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Fund manager Neil Woodford has been taking a great deal of flak from his investors recently, but it now looks like one of his bets has come off.  The Woodford Patient Capital Trust, which is part of his stable for funds and investment trusts, is getting a much needed shot in the arm following the floatation of Autolus Therapeutics in the US, currently the trust’s eighth largest holding.

The value of Woodford’s stake in Autolus has jumped by 51% as the result of Autolus’ IPO, which was priced at a higher level than the book value of the investment. In turn, this has provided a 3.8% gain for the net asset value of Woodford Patient Capital.

“This outcome vindicates Woodford’s approach of finding businesses with outstanding intellectual property, helping them grow with financial support, and then reaping the rewards with exceptional long-term rewards,” says Russ Mould, investment director at AJ Bell.

Woodford Patient Capital currently has 89 holdings, indicating that Woodford is spreading his net widely in pursuit of other potential situations along the lines of Autolus. The timing of such valuation uplifts if unpredictable, however. Some investors still expect the investment trust to churn out good news and share price gains at a predictable rate.

Such is not the nature of the beast, however, and we may look to the name of the trust, Patient Capital, as an indicator of the type of investor who should be looking at this.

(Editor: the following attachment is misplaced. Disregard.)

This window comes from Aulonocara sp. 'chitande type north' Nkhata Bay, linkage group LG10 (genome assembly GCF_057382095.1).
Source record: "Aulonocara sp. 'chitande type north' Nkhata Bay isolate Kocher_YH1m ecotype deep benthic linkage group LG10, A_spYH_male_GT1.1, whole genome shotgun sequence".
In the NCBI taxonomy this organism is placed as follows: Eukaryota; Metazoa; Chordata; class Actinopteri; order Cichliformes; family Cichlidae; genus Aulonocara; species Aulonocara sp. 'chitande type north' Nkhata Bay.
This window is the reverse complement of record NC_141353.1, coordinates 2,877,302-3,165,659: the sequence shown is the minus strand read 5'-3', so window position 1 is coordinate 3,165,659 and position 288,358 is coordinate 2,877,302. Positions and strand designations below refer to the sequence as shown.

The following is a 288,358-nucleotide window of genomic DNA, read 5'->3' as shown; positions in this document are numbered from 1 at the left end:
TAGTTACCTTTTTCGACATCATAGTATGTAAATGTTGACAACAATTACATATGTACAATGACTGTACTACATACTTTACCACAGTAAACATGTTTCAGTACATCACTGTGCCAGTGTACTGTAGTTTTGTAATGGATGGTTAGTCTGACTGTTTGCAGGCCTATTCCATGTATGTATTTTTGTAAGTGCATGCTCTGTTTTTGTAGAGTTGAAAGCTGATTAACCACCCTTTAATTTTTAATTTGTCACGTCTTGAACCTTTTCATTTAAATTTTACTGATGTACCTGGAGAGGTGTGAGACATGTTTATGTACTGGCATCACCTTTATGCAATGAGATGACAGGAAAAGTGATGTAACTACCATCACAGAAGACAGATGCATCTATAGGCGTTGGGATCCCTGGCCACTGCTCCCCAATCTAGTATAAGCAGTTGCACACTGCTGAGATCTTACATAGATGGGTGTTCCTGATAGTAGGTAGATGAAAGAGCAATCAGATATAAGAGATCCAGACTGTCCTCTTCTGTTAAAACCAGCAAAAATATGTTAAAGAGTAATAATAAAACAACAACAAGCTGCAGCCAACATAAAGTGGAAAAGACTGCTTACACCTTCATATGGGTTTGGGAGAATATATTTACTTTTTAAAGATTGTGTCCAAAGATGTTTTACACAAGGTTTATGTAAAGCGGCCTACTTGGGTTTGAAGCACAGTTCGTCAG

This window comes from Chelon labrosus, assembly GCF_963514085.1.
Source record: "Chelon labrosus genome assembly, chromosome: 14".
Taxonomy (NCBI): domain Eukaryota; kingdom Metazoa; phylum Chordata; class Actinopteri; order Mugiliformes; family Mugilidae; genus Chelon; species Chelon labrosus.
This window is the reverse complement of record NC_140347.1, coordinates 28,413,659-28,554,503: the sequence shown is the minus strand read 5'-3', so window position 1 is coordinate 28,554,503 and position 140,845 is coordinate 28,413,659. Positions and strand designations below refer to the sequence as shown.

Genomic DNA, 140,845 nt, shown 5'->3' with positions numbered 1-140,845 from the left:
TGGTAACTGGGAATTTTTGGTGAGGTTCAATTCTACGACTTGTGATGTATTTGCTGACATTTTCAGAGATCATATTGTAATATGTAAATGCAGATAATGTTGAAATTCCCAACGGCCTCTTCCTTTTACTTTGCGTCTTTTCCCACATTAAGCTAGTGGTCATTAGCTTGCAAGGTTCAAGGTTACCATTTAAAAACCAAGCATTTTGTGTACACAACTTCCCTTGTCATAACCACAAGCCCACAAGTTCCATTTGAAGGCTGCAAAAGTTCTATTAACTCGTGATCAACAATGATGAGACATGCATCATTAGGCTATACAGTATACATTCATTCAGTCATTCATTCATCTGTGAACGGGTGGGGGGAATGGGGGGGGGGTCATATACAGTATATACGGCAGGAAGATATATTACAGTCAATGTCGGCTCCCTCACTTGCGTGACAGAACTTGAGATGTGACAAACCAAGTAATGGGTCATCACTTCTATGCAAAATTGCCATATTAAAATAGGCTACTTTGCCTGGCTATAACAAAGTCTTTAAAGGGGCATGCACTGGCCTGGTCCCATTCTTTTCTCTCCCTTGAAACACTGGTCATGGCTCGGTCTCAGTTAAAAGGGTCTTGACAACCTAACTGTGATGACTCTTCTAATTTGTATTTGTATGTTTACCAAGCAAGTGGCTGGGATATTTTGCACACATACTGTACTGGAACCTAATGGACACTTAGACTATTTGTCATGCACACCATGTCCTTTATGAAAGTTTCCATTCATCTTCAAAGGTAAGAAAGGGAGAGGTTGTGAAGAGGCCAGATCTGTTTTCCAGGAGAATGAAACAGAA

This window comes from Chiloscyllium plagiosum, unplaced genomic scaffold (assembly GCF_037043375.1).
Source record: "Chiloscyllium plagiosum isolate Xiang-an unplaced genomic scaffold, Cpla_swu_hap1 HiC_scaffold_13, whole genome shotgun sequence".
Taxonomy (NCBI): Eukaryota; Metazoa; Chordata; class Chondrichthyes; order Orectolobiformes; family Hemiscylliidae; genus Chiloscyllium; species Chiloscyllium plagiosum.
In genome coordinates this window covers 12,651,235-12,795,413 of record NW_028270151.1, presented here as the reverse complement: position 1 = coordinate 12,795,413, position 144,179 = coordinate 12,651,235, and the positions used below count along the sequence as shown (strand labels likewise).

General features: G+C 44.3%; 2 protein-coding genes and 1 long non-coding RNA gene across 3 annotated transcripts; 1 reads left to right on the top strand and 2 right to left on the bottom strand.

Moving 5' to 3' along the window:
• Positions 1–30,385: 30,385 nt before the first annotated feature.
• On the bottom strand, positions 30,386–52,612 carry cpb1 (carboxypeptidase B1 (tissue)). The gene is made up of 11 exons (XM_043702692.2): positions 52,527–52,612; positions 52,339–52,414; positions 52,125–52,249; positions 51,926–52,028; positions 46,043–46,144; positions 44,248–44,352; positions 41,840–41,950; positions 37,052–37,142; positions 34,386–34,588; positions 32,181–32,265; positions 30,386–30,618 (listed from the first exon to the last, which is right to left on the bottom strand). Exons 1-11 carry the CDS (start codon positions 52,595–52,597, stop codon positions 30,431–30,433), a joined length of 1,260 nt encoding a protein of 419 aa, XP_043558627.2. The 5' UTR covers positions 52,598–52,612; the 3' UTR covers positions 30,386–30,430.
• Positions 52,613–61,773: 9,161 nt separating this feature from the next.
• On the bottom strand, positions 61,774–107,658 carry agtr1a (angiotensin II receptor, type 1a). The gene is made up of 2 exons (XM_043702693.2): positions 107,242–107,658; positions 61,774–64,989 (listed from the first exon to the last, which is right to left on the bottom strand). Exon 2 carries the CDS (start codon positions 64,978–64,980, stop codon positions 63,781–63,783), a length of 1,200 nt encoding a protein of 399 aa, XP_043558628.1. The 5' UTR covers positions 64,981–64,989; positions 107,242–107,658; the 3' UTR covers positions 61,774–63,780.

Autolus Therapeutics is a specialist in the development of treatment for blood cancer, focusing in on CAT T cells. It raised $150 million through the offering of 8.8 million shares. This was at the high end of the $15-$17 range market makers were asking for.

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Please note this article does not constitute investment advice. Investors are encouraged to do their own research beforehand or consult a professional advisor.

Stuart Fieldhouse

Stuart Fieldhouse

Stuart Fieldhouse has spent 25 years in journalism and marketing, including as a wealth management editor for the Financial Times group, covering capital markets and international private banking, and as an investment banking correspondent for Euromoney in Hong Kong. He was the founder editor of The Hedge Fund Journal.

Stuart has worked at CMC Markets, supporting the re-launch of its global financial spread betting and CFD trading platforms. He is also the author of two books on trading, published by Financial Times Pearson. Based in The Armchair Trader’s London office, Stuart continues to advise fund managers, private banks, family offices and other financial institutions.

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